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Trout, Trumbo hit two-run homers in Angels' win

The 9-7 victory over at Toronto is their 14th win in the last 18 games as well as their 14th win in the last 18 road games.

June 28, 2012|By Kevin Baxter

TORONTO -- For 81/2innings Thursday, it was deja vu all over again for the Angels.

Mark Trumbo and Mike Trout homered. Albert Pujols had a pair of doubles. Dan Haren struggled on the mound, giving up six runs in as many innings.

The team has been seeing all of that on a regular basis lately.

Then, three outs from victory, the Angels saw something they haven't seen before: Ernesto Frieri struggling.

The lights-out reliever, who had given up just four hits in 22 scoreless innings, surrendered back-to-back hits to start the ninth before loading the bases with a one-out walk. But he got the next batter, Edwin Encarnacion, to bounce into a game-ending double play, preserving not only his own scoreless streak but the Angels' four-game winning streak as well by saving a 9-7 victory over the Toronto Blue Jays.

And as Frieri confessed afterward, he clearly values one of those streaks over the other.

"I know that maybe tomorrow, maybe the next day, I'm going to give up a run," he said. "Because I'm not perfect. I'm a human. So whenever that comes, I'm going to be fine.

"The only thing that I want is whenever that happens, it doesn't cost the game."

To do that, Frieri said he'll need to make adjustments. For too long he's been relying solely on a darting mid-90s fastball. And as great a pitch as that is, hitters have begun catching up to it.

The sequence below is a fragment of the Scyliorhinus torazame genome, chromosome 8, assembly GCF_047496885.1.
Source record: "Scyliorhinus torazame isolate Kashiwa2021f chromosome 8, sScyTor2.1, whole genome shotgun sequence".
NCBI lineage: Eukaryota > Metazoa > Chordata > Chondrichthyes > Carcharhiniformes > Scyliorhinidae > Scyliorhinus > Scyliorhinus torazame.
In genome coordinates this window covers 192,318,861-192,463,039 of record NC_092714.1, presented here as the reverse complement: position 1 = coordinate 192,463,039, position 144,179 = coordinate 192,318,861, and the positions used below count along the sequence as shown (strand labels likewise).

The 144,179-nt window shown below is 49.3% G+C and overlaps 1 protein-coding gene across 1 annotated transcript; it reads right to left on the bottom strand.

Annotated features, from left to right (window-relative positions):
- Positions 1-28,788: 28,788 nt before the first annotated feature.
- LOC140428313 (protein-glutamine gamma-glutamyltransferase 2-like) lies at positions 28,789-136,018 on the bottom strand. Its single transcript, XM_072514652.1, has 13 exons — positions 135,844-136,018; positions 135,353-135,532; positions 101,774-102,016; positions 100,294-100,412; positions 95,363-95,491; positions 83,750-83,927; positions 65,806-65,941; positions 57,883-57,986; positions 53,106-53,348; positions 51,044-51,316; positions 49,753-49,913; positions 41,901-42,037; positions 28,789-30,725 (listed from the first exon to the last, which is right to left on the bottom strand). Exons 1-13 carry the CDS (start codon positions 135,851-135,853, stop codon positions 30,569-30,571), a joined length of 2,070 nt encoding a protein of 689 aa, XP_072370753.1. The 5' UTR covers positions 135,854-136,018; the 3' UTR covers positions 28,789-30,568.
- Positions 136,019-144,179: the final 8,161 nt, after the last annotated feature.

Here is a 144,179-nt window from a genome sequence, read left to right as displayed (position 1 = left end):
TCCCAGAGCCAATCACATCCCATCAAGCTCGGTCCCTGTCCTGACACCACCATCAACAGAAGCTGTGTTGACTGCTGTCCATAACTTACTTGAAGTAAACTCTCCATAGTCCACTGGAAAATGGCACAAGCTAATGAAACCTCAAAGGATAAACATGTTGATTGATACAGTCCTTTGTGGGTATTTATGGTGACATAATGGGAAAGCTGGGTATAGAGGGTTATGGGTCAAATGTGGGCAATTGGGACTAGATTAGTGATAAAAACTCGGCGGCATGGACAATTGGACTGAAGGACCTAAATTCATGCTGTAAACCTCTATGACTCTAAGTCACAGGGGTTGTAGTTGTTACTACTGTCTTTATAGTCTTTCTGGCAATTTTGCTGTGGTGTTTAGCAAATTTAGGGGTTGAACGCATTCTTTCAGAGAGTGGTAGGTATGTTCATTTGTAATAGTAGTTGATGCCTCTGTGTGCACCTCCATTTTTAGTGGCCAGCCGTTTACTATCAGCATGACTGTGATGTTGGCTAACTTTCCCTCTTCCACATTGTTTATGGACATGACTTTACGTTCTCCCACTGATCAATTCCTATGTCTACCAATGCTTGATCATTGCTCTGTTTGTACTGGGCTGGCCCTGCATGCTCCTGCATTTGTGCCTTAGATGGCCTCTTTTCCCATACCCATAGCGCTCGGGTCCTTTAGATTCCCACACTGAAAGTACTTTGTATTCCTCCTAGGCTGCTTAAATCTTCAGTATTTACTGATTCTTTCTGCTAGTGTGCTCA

"They're looking fastball all the time now," he said. "I'm not Mariano Rivera, the guy who pitches for 18 seasons just using one pitch. I wish.

"I'm going to have to make adjustments. That's how you get better."

If that's true, then he started getting better Thursday against Encarnacion. Because with the Blue Jays' second-best hitter looking fastball, he threw a slider and Encarnacion was way out in front, tapping the ball to short to end the game.

And with that the Angels avoided wasting Pujols' first four-hit game as an Angel as well as another big night from Trout and Trumbo.

With two hits, including his eighth home run of the season, Trout ran his hitting streak to a career-best 10 games, during which he's hit .422 with 13 runs scored. As for Trumbo, he had a homer, a triple and three runs batted in, adding to the impressive numbers he's putting up everywhere except in the balloting for next month's All-Star game.

Trumbo is hitting .315 with 19 homers and 53 runs batted in, making him one of just three American League players to rank in the league's top 10 in all three Triple Crown categories. The other two -- Texas outfielder Josh Hamilton and Boston designated hitter David Ortiz -- are the leading vote-getters at their positions. Trumbo isn't even close.

"It would be nice, obviously," Trumbo said of making the All-Star roster, which will be announced Sunday. "But there's not going to be any hard feelings. It's a great experience, but I guess I won't be terribly disappointed if it doesn't work out. There's a lot of great players out there."

The vote totals are just about the only numbers that aren't going the Angels' way these days. The team has won 25 of its last 33, is 17-7 in June and has lost just once on the road since May 22.

And in the first three games of this trip. the Angels have scored 29 runs and pounded out 47 hits.

They haven't been able to make up much ground on the division-leading Texas Rangers, though. The Angels entered June trailing Texas by 51/2games and they'll begin play Friday just one game closer.

But Angels Manager Mike Scioscia, repeating a mantra he's used for years, said it's far too early to start watching those numbers closely.

"We have a long way to way," he said. "We have to keep improving as a team. And if we're playing the way we're capable of, it will be reflected in the standings."

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